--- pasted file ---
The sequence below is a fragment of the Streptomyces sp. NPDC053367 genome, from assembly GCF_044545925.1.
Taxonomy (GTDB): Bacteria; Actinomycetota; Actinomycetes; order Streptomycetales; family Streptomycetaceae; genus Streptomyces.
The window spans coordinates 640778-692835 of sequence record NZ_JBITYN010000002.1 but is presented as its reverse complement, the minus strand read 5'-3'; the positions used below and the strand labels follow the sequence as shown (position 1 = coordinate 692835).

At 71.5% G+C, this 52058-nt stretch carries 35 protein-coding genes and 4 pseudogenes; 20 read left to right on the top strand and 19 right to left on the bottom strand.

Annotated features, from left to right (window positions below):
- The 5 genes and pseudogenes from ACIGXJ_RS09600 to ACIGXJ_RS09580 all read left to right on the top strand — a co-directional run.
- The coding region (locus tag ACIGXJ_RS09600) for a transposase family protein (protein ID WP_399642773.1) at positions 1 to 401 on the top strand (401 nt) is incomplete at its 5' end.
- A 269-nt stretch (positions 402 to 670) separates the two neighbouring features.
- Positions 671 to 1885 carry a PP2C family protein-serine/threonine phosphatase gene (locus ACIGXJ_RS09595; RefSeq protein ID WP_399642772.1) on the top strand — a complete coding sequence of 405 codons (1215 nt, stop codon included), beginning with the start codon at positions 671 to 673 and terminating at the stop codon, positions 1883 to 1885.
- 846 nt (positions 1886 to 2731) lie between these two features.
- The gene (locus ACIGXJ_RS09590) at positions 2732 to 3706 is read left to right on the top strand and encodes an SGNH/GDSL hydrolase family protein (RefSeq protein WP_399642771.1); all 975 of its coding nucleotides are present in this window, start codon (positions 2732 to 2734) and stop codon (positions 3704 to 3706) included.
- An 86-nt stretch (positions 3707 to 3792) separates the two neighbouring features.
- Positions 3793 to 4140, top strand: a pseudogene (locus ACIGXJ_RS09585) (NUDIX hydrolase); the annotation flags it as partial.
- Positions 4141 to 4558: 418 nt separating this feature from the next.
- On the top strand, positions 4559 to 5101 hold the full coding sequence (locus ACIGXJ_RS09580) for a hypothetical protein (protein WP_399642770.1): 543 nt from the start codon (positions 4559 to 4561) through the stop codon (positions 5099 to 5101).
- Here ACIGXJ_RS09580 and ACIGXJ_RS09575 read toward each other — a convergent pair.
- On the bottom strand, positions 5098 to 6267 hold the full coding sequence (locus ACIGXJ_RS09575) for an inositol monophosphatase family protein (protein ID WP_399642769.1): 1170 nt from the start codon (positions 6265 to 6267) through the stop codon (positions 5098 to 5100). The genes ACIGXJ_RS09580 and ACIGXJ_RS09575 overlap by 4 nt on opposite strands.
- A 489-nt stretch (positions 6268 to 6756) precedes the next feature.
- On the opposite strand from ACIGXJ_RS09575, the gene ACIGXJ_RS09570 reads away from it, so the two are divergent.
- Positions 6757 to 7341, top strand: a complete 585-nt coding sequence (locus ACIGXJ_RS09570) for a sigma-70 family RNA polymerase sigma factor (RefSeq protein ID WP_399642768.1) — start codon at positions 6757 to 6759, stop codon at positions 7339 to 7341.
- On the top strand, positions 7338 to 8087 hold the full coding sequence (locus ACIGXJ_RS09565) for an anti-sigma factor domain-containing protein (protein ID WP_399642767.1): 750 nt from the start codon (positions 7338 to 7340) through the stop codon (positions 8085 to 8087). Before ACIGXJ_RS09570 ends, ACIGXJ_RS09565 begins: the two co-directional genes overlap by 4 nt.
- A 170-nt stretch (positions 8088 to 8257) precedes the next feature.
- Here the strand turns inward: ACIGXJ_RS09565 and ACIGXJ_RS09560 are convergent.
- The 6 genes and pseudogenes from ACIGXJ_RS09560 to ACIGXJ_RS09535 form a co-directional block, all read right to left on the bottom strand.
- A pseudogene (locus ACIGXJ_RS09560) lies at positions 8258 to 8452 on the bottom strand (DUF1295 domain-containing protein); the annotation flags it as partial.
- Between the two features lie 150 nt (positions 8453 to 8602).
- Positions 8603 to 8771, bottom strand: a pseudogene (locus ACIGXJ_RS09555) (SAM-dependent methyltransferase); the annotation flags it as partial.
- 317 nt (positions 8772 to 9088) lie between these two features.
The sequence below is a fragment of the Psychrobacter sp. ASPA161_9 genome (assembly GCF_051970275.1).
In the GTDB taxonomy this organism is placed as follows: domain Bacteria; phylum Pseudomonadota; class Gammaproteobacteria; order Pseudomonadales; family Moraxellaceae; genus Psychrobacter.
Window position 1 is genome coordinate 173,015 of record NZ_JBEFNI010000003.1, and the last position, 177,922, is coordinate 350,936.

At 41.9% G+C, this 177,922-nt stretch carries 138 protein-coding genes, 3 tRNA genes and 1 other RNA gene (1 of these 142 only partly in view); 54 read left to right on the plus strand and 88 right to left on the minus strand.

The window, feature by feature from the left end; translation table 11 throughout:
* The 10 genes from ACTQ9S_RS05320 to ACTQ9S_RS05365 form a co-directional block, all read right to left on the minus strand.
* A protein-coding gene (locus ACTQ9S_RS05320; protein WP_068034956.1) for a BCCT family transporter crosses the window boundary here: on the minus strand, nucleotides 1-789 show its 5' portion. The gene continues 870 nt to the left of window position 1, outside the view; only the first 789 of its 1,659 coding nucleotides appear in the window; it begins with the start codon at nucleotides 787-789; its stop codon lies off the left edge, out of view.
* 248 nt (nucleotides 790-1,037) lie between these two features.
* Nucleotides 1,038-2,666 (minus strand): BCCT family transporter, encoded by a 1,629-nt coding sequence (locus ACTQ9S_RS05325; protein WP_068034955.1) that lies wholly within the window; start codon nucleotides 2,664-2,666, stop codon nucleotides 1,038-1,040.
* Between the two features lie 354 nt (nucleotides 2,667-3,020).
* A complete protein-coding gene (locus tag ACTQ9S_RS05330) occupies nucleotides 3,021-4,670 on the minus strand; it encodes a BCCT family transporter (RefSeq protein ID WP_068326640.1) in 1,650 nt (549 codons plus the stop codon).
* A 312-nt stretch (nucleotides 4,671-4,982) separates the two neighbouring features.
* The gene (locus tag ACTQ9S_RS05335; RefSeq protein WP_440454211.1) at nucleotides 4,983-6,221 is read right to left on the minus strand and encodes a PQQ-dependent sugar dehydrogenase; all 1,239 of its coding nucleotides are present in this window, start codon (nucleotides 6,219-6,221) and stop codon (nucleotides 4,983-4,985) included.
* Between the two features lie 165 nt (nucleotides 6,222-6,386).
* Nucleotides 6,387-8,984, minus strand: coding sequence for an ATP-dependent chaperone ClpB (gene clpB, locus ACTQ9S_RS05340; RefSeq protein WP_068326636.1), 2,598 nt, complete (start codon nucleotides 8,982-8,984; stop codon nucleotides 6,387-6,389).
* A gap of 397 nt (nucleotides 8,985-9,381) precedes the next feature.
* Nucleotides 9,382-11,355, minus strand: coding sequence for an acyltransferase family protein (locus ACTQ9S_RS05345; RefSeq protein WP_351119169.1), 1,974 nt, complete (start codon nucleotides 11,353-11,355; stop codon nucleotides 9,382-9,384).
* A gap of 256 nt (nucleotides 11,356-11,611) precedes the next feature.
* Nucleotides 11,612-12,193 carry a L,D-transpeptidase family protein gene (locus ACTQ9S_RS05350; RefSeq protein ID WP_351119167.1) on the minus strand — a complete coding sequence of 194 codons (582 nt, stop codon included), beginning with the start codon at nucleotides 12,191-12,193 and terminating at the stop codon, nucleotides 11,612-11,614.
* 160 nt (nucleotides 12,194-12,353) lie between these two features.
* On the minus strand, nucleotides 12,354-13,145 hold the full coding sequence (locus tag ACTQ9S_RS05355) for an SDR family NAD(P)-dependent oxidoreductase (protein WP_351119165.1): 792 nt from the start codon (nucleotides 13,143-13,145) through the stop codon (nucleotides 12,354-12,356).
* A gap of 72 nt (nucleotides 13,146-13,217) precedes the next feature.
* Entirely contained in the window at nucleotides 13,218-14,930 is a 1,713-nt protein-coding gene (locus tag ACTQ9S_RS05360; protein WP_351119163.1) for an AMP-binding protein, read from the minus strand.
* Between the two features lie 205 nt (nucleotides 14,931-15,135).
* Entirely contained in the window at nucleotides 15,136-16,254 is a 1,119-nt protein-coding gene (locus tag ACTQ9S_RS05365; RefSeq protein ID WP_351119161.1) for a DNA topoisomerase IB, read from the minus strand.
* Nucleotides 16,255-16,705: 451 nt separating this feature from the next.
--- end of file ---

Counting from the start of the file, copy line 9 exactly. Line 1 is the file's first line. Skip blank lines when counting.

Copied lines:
- Positions 671 to 1885 carry a PP2C family protein-serine/threonine phosphatase gene (locus ACIGXJ_RS09595; RefSeq protein ID WP_399642772.1) on the top strand — a complete coding sequence of 405 codons (1215 nt, stop codon included), beginning with the start codon at positions 671 to 673 and terminating at the stop codon, positions 1883 to 1885.